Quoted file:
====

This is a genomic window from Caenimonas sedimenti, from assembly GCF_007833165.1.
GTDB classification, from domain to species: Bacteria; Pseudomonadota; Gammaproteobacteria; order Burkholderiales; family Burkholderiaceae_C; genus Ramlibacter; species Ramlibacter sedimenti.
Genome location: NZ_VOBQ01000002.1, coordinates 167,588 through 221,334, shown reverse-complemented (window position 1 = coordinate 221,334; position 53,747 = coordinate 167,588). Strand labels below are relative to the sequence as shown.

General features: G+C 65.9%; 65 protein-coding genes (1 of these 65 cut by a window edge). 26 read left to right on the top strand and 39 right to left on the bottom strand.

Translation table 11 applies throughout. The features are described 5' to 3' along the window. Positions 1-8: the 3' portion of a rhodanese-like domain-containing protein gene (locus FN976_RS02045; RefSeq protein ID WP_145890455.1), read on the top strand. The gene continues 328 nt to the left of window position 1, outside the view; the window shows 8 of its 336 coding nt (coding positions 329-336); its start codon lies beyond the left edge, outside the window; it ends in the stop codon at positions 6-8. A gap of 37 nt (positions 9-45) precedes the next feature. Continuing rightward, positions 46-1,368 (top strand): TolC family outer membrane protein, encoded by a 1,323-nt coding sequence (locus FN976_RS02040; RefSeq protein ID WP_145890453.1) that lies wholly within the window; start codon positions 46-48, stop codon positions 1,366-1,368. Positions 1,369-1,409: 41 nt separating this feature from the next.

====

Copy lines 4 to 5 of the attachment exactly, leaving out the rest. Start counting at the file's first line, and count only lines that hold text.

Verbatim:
General features: G+C 65.9%; 65 protein-coding genes (1 of these 65 cut by a window edge). 26 read left to right on the top strand and 39 right to left on the bottom strand.

Translation table 11 applies throughout. The features are described 5' to 3' along the window. Positions 1-8: the 3' portion of a rhodanese-like domain-containing protein gene (locus FN976_RS02045; RefSeq protein ID WP_145890455.1), read on the top strand. The gene continues 328 nt to the left of window position 1, outside the view; the window shows 8 of its 336 coding nt (coding positions 329-336); its start codon lies beyond the left edge, outside the window; it ends in the stop codon at positions 6-8. A gap of 37 nt (positions 9-45) precedes the next feature. Continuing rightward, positions 46-1,368 (top strand): TolC family outer membrane protein, encoded by a 1,323-nt coding sequence (locus FN976_RS02040; RefSeq protein ID WP_145890453.1) that lies wholly within the window; start codon positions 46-48, stop codon positions 1,366-1,368. Positions 1,369-1,409: 41 nt separating this feature from the next.